Whether you are fishing for fun or you are a professional, using a proper sound quality fishing line is very important.
There are many different types of fishing lines that you can purchase, but good quality is the best to opt for.
Using decent-quality fishing lines means that you can avoid things like breakage, knots, and bad quality can even affect your casing ability.
You can get quality lines in both braid style, mono, and fluoro line.
Did you know that your fishing line can degrade faster the more you use it?
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How Often Should You Change Fishing Line?
It is a good idea to change up your fishing line at least twice a year. There are ways to extend the life of your fishing line, such as limiting how often you use that rod and line and avoid storing the line in direct sunlight. If you are using a thinner line, you will need to change this more often due to the weaker structure. It will wear out quicker.
Is It Important To Change The Line Often?
If you are using a really good quality line, then you may get away with changing it only once a year.
You can always cut some off the reel if you prefer. If you prefer to fish in smaller waters, then you are not going to toss out more than around 50 meters.
This means you can just cut off 50m each time you go out if you are only fishing every now and again.
You can get fishing line reels with up to 1000m, so even cutting off 50m each time, the reel will still last a while.
Is There An Expiry On Fishing Line?
You aren’t going to get as long out of fluorocarbon and monofilament lines as you will with braided.
Braided can last for a few years, whereas the mono and fluoro tend to last a lot less than that, especially when exposed to the water.
You might have a line that is a few years old that might still be ok to use.
Sometimes the line is old but is still useable, even just for a weekend fishing or to have some fun.
It is recommended to use a fishing line that is fairly new when you are professionally fishing.
When Should Fishing Line Be Replaced?
Monofilament is the popular line, and you will find that most lines are made from monofilament.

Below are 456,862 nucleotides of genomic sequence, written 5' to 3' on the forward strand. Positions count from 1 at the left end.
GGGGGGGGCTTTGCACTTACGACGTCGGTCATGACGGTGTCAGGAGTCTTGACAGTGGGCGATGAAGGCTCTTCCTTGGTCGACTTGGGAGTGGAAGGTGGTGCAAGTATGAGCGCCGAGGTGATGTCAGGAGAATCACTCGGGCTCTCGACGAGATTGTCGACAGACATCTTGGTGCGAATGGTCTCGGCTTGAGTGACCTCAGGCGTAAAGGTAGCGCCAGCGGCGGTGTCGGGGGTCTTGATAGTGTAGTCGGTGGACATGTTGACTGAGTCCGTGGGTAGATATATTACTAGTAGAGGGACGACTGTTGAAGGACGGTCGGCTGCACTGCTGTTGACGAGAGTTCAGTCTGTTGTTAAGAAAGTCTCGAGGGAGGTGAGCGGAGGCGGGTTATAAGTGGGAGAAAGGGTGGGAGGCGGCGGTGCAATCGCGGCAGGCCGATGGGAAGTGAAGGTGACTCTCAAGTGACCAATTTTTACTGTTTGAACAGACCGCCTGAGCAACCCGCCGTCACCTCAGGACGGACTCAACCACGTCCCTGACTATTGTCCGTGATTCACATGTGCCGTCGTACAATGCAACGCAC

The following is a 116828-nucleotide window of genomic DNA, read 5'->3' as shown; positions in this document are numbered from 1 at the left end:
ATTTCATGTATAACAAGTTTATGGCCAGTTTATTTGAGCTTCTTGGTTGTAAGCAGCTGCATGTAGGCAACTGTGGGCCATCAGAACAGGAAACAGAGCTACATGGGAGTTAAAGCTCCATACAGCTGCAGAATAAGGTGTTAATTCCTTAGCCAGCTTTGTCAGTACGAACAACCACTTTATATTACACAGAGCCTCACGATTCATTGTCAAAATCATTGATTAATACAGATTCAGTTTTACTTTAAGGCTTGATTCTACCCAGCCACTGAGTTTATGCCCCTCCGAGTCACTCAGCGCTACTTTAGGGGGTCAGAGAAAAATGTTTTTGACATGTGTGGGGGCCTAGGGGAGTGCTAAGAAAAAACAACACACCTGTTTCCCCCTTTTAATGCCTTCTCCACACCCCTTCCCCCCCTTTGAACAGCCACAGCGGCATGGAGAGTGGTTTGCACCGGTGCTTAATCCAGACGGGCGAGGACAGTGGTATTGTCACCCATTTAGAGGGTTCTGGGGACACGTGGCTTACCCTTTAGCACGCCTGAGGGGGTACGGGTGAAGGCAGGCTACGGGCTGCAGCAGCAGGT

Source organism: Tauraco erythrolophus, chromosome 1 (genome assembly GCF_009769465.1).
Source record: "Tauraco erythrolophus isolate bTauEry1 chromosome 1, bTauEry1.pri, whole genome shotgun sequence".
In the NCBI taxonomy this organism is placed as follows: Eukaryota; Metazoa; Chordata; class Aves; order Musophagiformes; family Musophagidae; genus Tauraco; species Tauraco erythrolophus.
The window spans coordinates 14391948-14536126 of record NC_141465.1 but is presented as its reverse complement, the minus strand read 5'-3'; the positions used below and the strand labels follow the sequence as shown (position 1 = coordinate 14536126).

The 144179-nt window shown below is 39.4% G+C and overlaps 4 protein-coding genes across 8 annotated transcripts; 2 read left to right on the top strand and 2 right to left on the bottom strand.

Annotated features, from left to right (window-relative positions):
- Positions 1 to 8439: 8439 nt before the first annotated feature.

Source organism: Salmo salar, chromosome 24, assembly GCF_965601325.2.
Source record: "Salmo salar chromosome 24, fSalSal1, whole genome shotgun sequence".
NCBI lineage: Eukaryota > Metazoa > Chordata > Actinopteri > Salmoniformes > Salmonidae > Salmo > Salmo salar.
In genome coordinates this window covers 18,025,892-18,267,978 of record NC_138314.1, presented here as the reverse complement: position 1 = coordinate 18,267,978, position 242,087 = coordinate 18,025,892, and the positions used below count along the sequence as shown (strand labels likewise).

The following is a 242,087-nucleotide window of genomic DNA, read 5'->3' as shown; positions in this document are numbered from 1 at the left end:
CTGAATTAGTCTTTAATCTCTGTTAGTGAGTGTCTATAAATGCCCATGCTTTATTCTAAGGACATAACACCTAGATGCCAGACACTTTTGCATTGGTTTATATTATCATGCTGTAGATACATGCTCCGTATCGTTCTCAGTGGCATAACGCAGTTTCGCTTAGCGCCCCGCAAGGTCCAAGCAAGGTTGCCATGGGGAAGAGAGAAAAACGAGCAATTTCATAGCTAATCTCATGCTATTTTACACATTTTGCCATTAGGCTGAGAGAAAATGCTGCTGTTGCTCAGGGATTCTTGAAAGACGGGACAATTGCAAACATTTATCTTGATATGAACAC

This is due to the fact it is very cheap to buy, easy to manage and you can tie it easily.
Monofilament can last up to 6 months for heavy fishing and around 12 months if you don’t fish that often.
Monofilament can last for up to 5 years on the shelf when it is stored properly.
Fluorocarbon Type Fishing Line
The good thing about fluorocarbons is the fact they stand out far better underwater than the monotype does.
Fluorocarbon is also more sun-friendly and can last for up to 6 months of frequent fishing.
You can expect to get about two years out of the line for every now and again fishing.
Braided Fishing Line
A braided fishing line is expensive to buy due to its strength and durability.
This type of line will outdo all the other types.
This type of line is narrow, which makes it perfect for bass trolling.
For braided lines, you can expect to get around two years out of a heavy fisher.
For storing on the shelf you can get up to ten years lifespan when stored correctly.
There is no doubt that whatever type of fishing you are doing, you need a fishing line.
Using the right line for the job will help you to achieve that.
If you wish to change your line more frequently than stated above, that is perfectly fine.
Ensure you store your line properly and always give it a good check over before you go out and fish.
Frequently Asked Questions about Fishing Line
Should I Be Inspecting My Line Often?
No matter how well you store your fishing line, it will still degrade over time like everything else. It is always a good idea to inspect your line each time you go out to fish. If the line is kinked or looks worn etc, grab yourself a new line and change it over.
Where Should I Be Storing My Line?
It is a good idea to store your fishing line in a place that maintains a moderate temperature. During the year, you need to keep the temperature pretty even and avoid humidity as much as possible.
Hi, my name is Johanna and I am the owner of this blog. I am passionate about “The Great Outdoors” and write about my fishing, hiking, and camping adventures and share my knowledge with you.